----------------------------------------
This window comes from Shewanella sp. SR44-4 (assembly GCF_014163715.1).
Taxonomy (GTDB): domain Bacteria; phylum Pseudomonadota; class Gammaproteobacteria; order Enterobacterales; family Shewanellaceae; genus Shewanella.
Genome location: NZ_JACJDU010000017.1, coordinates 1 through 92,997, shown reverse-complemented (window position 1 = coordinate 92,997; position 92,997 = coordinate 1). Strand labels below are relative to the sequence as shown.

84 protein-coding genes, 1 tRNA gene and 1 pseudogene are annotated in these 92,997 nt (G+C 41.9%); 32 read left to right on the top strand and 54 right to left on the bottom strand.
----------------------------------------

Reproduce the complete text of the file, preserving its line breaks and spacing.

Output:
This window comes from Shewanella sp. SR44-4 (assembly GCF_014163715.1).
Taxonomy (GTDB): domain Bacteria; phylum Pseudomonadota; class Gammaproteobacteria; order Enterobacterales; family Shewanellaceae; genus Shewanella.
Genome location: NZ_JACJDU010000017.1, coordinates 1 through 92,997, shown reverse-complemented (window position 1 = coordinate 92,997; position 92,997 = coordinate 1). Strand labels below are relative to the sequence as shown.

84 protein-coding genes, 1 tRNA gene and 1 pseudogene are annotated in these 92,997 nt (G+C 41.9%); 32 read left to right on the top strand and 54 right to left on the bottom strand.